For years, Hongkongers have stood up against this rigged system to demand genuine universal suffrage. But as the protests grow larger, the rule-by-law regime resorts to its powerful insurance policy: the police. Instead of addressing protesters’ grievances or attempting to remedy the underlying social, economic, or political issues, the government sends in the police to crush dissent. After all, it was a massive police clearance, not a political solution, that ended the 79-day Umbrella Movement in 2014. In Hong Kong, as elsewhere, the primary function of policing is to protect the political and economic power of elites. Recently, the MTR Corporation—the city’s semi-private rail operator and one of Hong Kong’s biggest landlords—has begun cooperating with police to shut off protesters’ escape routes and even detain protesters within stations. At other times, the link between the police and the propertied classes has been made cruelly explicit: A recent viral video captured riot police mocking a protester as having “no social standing” for living in public housing. Unsurprisingly, the face-mask ban does not apply to police; when the Hong Kong secretary for security was asked whether it would, he said, “When police officers execute their duties…we have ways to identify them.” It’s unclear what those would be—Hong Kong police stopped wearing their warrant cards during summer protests, making it impossible for protesters to identify or file complaints against individual officers.

That is why this year’s protests have gone beyond calling for democracy and are targeting the police themselves. Since July, protesters have demanded an independent inquiry into police brutality, and for police to drop their characterization of the protests as “riots.” Earlier this week, after police shot a teenager in the lung, protesters added a new demand: the disbanding of the police force altogether. Without a doubt, this is their most radical demand so far—one that would break open Hong Kong’s interlocking systems of oppression and exploitation. As Lam has retreated from view, the police have been revealed as the linchpin that holds together Hong Kong’s illegitimate authoritarian governance. The chief executive admitted as much when she told a group of businesspeople last month, “Apart from the 30,000 men and women in the force, we have nothing. Really. We have nothing. I have nothing.”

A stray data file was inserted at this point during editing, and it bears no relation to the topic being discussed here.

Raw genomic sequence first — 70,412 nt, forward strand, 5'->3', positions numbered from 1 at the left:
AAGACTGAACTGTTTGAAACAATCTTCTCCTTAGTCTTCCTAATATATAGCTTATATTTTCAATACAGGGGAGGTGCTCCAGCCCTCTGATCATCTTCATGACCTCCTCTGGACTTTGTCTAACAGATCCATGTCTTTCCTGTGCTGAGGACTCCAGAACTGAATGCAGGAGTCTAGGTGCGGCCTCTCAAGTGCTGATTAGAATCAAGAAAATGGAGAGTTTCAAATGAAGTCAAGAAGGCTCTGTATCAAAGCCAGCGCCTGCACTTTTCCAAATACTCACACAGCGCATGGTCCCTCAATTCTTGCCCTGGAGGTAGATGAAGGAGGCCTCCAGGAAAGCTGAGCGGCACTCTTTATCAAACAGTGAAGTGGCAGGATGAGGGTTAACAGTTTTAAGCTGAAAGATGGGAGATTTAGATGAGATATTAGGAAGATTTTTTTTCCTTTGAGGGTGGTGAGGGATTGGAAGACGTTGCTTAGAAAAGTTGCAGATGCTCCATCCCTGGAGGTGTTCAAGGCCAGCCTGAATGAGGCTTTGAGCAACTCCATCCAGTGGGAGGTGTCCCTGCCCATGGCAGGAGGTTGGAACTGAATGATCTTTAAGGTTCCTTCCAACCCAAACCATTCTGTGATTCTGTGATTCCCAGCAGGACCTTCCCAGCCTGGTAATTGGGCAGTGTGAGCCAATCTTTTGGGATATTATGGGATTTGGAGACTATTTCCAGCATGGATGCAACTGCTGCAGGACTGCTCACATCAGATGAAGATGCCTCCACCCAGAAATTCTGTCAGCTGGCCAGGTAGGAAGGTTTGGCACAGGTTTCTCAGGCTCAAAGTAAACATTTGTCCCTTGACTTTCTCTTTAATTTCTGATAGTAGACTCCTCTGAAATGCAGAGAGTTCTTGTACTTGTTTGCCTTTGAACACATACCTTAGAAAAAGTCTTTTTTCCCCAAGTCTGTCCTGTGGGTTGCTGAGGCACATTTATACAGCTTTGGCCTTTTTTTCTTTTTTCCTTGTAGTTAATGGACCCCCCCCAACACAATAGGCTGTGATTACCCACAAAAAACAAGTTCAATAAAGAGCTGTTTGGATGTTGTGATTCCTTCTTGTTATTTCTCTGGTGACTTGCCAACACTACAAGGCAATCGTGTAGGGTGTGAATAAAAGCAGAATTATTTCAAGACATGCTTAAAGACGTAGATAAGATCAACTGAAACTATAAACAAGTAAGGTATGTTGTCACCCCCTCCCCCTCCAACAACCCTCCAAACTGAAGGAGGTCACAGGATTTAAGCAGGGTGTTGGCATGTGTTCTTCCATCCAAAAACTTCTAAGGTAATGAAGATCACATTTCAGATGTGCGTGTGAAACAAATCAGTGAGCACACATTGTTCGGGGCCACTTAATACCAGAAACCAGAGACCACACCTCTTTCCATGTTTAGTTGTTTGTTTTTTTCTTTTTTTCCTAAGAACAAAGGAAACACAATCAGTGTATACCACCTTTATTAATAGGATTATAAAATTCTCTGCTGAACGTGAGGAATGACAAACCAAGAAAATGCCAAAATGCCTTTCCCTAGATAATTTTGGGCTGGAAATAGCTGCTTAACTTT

This confirms the centrality of police to Hong Kong’s governance—and their primary responsibility all along: to protect the powerful during the city’s transition from British colonialism to China’s equally exploitative state capitalism. It also demonstrates the emptiness of Hong Kong’s “rule of law” as a recycled mechanism of colonial control (and should at long last consign colonial nostalgia to the dustbin of history). Protesters may now be entering a fight more difficult and dangerous than anything Hongkongers have faced before. But what is most certain is that with Hong Kong’s authoritarian foundations so nakedly exposed, it is no longer an option to return to the status quo.